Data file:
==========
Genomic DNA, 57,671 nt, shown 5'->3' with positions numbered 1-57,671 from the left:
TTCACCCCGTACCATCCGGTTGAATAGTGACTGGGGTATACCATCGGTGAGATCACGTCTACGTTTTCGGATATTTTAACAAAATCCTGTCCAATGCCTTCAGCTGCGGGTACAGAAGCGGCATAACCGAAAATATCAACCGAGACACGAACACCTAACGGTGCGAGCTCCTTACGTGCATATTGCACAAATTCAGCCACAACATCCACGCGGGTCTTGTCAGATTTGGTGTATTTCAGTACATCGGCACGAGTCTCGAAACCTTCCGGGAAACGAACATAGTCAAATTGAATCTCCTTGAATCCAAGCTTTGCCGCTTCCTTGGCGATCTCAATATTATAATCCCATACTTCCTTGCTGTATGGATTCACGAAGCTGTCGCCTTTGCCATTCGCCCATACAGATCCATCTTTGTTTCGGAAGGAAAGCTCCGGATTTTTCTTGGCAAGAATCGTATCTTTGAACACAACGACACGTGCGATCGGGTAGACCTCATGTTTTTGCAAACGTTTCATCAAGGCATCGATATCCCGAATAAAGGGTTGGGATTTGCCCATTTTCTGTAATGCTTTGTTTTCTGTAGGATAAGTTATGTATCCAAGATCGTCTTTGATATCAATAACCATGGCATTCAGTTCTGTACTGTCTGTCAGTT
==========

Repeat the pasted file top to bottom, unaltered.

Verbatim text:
Genomic DNA, 57,671 nt, shown 5'->3' with positions numbered 1-57,671 from the left:
TTCACCCCGTACCATCCGGTTGAATAGTGACTGGGGTATACCATCGGTGAGATCACGTCTACGTTTTCGGATATTTTAACAAAATCCTGTCCAATGCCTTCAGCTGCGGGTACAGAAGCGGCATAACCGAAAATATCAACCGAGACACGAACACCTAACGGTGCGAGCTCCTTACGTGCATATTGCACAAATTCAGCCACAACATCCACGCGGGTCTTGTCAGATTTGGTGTATTTCAGTACATCGGCACGAGTCTCGAAACCTTCCGGGAAACGAACATAGTCAAATTGAATCTCCTTGAATCCAAGCTTTGCCGCTTCCTTGGCGATCTCAATATTATAATCCCATACTTCCTTGCTGTATGGATTCACGAAGCTGTCGCCTTTGCCATTCGCCCATACAGATCCATCTTTGTTTCGGAAGGAAAGCTCCGGATTTTTCTTGGCAAGAATCGTATCTTTGAACACAACGACACGTGCGATCGGGTAGACCTCATGTTTTTGCAAACGTTTCATCAAGGCATCGATATCCCGAATAAAGGGTTGGGATTTGCCCATTTTCTGTAATGCTTTGTTTTCTGTAGGATAAGTTATGTATCCAAGATCGTCTTTGATATCAATAACCATGGCATTCAGTTCTGTACTGTCTGTCAGTT